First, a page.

Have you been caught WALKING again?


Cue the blush here.

 OK, I’m totally kidding.  But sometimes it feels like that, when a runner is spotted out walking.

 A non-runner might say something like this:

“I saw you out there yesterday, but you were walking.”

 It’s as if we are expected to maintain an all-out sprint the whole time we are out on the trail or the road or the track in our sneakers.


It doesn’t really work that way.

 Even elite marathoners begin their jaunts with warmups and end with cool-downs. These may include giant steps, backward steps, lunges, and butt kicks. But they also include walking – plenty of walking.

 And plenty of fitness fanatics walk miles and miles and miles, burning countless calories without ever breaking into a jog. They’re on-the-move for hours, which is almost harder in some ways than running faster for shorter time spans.


Walking may be purposeful.

 It usually is exactly that.

 Walking is a primo plan for beginner runners, but also for those who have run countless races and are still committed to practicing physical fitness (perhaps past their primes). Professional trainers and physical therapists prescribe walking for those who are recovering from injuries or long races.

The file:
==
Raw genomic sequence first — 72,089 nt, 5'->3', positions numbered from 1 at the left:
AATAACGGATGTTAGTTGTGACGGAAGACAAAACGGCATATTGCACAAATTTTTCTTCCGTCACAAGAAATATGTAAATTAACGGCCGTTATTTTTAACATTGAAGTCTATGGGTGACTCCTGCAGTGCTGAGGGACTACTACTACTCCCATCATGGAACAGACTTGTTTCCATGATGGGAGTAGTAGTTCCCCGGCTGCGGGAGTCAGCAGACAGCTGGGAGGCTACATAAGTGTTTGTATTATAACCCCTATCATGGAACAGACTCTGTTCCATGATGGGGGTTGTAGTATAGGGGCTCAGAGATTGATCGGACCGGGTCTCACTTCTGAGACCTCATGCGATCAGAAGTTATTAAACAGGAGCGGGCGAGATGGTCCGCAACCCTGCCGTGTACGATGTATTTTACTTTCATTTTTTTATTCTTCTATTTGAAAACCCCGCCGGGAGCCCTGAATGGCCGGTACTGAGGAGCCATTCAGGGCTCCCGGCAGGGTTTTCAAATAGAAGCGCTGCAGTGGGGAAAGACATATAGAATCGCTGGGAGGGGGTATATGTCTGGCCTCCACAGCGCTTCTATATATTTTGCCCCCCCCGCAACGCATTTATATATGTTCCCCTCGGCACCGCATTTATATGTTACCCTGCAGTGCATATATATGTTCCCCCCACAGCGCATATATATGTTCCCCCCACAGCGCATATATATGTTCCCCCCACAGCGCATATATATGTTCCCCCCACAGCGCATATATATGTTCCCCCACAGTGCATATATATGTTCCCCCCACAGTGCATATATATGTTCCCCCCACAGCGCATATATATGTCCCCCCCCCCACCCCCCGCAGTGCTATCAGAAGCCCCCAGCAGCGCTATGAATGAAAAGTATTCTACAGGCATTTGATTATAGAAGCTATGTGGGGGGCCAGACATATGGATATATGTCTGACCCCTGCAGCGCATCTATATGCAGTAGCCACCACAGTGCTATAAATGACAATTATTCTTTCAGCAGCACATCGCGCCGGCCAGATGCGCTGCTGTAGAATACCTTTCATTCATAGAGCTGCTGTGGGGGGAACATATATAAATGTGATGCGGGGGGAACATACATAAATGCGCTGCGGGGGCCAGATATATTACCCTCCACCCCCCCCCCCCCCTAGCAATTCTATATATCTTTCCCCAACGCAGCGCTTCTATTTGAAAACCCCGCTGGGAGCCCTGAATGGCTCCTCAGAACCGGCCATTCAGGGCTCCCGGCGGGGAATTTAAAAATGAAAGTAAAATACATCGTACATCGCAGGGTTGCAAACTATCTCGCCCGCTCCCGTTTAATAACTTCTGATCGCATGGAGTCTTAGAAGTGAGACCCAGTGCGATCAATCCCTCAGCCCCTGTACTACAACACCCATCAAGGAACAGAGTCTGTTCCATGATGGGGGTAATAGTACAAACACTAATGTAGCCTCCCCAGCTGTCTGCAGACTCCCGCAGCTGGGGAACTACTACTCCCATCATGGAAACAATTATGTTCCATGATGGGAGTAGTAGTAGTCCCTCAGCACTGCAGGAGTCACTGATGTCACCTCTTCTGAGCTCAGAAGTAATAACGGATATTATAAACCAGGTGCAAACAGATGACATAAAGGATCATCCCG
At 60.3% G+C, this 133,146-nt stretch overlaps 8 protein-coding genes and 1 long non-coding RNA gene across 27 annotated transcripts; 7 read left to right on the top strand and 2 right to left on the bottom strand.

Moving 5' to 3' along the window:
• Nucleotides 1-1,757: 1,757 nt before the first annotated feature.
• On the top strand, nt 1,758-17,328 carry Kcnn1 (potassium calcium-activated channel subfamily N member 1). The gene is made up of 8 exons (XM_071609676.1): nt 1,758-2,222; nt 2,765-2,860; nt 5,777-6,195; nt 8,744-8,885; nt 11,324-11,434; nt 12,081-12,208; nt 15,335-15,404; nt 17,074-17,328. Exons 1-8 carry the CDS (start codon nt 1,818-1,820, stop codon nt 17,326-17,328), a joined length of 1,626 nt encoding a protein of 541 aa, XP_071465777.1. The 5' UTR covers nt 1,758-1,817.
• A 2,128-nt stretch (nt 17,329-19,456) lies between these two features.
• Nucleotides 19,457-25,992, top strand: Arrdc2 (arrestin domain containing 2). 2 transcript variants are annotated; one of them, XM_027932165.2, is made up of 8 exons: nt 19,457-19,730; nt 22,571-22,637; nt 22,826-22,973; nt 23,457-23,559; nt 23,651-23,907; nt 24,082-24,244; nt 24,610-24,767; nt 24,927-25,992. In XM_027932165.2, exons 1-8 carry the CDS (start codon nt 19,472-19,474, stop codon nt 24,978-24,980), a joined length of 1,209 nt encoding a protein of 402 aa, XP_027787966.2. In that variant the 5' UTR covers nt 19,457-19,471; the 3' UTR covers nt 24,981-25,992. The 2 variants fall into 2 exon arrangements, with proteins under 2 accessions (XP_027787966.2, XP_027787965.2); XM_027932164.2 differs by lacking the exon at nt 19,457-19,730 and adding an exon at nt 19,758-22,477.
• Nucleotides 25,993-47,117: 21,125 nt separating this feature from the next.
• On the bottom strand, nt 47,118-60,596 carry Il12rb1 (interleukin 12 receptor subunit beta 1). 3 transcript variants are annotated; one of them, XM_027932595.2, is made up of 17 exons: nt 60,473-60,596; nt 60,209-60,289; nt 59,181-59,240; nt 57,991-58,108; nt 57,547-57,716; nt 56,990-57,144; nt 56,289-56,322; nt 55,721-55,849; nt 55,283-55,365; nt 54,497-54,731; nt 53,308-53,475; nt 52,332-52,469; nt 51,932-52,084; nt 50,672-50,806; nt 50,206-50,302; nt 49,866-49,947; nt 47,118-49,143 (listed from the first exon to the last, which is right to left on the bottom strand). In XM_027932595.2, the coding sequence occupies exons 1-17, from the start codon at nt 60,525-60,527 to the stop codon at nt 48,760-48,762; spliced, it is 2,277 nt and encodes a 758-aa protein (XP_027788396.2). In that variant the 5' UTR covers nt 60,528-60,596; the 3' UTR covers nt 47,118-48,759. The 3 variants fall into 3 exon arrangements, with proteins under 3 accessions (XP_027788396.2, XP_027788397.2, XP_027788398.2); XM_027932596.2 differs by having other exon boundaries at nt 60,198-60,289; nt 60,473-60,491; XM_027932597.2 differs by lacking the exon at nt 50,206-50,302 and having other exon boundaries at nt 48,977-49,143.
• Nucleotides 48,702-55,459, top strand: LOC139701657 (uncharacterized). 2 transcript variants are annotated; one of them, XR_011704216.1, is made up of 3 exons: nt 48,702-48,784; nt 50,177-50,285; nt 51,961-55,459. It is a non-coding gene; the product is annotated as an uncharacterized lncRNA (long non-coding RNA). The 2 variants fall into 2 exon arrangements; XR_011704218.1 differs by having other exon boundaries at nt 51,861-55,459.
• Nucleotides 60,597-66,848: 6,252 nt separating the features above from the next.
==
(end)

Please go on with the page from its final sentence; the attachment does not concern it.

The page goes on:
Additionally, more than a few runners mix walks into their weeks for cross-training, socialization (with other runners and non-running friends), dog-walking, sightseeing, stress relief, or even phone calls on-the-fly.

 Let’s not judge one another, or ourselves, for slower steps.


Runners build one another up – at any pace.

 Mostly, the running community acts like a fellowship of mutual encouragement. We say things like “Your race, your pace,” and “You’re lapping everyone who’s at home on the couch.”

 Sure, runners want to become faster. We want to beat our own personal records, racing the clock more than one another. Some of us even want to win race titles – or at least place in our age brackets.

 But we generally enjoy waving at each other (at the run or the walk). We salute one another for getting out there and cranking out the miles, from 5Ks to ultras. We “like” each other’s online posts. We basically celebrate running, hoping to inspire anyone who’s getting up and trying.


So why do we almost apologize for walking?

 We act like we’ve been caught in a crime when another runner catches us walking. We trip up into a trot when we approach race cameras (if we spot them). We jump into a jog when a car comes along, if our routes take us on the roadway. We pick up the pace when another runner (or even a walker) approaches.

 Why are we embarrassed to practice a slower pace?


There’s no shame in walking.

 All miles count. And just by stepping out there, we are all burning calories, building endurance, improving our cardio condition, and doing the distance. All that makes us stronger … and yes, faster.


Related Items:

·        Long runs: Shared-track slowdowns don't have to be let-downs

·        Long runs: Sometimes ya just gotta walk a bit

·        Mixing it up: Cross training adds spice and fitness

·        Some training runs are simply dreadful

·        Walking works wonders for warmups and workouts


 Image/s: public domain photo

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